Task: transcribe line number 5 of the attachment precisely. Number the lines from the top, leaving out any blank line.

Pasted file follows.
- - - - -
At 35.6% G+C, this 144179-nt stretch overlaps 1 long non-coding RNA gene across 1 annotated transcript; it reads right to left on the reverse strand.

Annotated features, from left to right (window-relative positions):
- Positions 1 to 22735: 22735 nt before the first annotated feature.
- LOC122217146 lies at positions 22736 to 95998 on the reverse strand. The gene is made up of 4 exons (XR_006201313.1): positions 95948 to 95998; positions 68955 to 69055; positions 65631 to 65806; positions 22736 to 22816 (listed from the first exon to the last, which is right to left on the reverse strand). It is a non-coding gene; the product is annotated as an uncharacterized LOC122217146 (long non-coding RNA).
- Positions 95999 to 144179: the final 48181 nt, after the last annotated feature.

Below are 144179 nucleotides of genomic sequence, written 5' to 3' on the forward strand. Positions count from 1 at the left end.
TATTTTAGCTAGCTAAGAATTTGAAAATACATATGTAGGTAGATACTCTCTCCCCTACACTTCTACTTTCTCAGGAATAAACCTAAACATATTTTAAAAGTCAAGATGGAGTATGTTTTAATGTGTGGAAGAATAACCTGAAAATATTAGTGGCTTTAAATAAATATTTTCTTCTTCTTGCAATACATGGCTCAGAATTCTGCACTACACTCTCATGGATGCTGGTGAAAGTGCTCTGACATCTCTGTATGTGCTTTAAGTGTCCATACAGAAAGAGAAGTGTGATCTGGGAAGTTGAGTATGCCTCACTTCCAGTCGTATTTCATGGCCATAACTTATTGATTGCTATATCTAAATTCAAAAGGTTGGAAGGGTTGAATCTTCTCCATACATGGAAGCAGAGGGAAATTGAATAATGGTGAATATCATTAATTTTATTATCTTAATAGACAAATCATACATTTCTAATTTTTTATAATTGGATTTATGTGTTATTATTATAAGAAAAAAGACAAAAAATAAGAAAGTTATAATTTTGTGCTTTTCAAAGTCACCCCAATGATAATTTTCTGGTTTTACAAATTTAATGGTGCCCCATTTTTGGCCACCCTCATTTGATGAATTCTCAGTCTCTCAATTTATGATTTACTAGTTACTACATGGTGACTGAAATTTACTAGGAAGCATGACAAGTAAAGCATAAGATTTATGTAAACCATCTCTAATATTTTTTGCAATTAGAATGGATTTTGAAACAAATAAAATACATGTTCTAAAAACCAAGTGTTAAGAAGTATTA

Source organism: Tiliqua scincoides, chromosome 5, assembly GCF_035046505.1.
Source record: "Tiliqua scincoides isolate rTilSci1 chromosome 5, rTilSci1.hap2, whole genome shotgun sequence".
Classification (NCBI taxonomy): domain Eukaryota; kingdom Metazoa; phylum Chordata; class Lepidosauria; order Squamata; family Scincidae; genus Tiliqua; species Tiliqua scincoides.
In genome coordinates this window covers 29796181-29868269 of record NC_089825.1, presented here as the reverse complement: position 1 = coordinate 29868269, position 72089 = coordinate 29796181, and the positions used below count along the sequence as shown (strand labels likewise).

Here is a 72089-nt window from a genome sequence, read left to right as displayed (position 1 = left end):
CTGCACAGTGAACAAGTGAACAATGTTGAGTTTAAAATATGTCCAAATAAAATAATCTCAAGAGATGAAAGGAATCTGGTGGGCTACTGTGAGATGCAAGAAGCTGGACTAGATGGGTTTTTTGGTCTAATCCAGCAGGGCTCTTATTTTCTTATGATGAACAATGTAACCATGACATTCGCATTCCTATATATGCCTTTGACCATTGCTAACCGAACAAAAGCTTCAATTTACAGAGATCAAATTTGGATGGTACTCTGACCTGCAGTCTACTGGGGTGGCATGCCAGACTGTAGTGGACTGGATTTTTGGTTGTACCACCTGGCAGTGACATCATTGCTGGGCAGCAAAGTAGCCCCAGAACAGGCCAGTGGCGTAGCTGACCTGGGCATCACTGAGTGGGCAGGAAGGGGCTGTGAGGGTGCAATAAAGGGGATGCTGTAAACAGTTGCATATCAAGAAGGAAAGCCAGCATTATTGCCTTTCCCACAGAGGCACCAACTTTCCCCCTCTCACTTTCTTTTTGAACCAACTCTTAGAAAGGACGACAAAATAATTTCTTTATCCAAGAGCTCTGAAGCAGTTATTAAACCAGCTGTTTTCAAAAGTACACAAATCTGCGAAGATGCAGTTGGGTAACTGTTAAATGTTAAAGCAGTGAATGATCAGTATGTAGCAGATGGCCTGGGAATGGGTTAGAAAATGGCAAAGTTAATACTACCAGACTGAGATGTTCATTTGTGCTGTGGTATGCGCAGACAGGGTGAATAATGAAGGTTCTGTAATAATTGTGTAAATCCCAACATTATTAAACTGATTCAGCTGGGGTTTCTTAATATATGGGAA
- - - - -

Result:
- Positions 95999 to 144179: the final 48181 nt, after the last annotated feature.